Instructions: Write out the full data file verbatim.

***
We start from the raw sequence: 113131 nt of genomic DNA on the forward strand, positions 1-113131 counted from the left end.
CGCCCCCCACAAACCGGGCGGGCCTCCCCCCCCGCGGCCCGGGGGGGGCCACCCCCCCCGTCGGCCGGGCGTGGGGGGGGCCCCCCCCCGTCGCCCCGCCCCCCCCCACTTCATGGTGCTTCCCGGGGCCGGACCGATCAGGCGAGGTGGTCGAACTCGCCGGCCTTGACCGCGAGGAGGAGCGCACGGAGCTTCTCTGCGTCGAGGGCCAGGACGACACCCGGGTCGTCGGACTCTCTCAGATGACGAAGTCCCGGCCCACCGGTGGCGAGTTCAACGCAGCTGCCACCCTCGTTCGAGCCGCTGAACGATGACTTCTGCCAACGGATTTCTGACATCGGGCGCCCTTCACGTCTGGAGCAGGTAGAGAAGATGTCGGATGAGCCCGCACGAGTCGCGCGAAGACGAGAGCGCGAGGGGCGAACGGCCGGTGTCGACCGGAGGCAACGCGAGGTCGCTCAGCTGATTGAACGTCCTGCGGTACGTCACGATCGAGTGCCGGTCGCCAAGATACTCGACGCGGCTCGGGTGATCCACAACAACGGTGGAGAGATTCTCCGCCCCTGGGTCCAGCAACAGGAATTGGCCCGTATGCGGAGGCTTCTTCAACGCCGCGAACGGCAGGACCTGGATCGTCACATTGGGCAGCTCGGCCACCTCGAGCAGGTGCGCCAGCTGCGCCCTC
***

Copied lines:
We start from the raw sequence: 113131 nt of genomic DNA on the forward strand, positions 1-113131 counted from the left end.
CGCCCCCCACAAACCGGGCGGGCCTCCCCCCCCGCGGCCCGGGGGGGGCCACCCCCCCCGTCGGCCGGGCGTGGGGGGGGCCCCCCCCCGTCGCCCCGCCCCCCCCCACTTCATGGTGCTTCCCGGGGCCGGACCGATCAGGCGAGGTGGTCGAACTCGCCGGCCTTGACCGCGAGGAGGAGCGCACGGAGCTTCTCTGCGTCGAGGGCCAGGACGACACCCGGGTCGTCGGACTCTCTCAGATGACGAAGTCCCGGCCCACCGGTGGCGAGTTCAACGCAGCTGCCACCCTCGTTCGAGCCGCTGAACGATGACTTCTGCCAACGGATTTCTGACATCGGGCGCCCTTCACGTCTGGAGCAGGTAGAGAAGATGTCGGATGAGCCCGCACGAGTCGCGCGAAGACGAGAGCGCGAGGGGCGAACGGCCGGTGTCGACCGGAGGCAACGCGAGGTCGCTCAGCTGATTGAACGTCCTGCGGTACGTCACGATCGAGTGCCGGTCGCCAAGATACTCGACGCGGCTCGGGTGATCCACAACAACGGTGGAGAGATTCTCCGCCCCTGGGTCCAGCAACAGGAATTGGCCCGTATGCGGAGGCTTCTTCAACGCCGCGAACGGCAGGACCTGGATCGTCACATTGGGCAGCTCGGCCACCTCGAGCAGGTGCGCCAGCTGCGCCCTC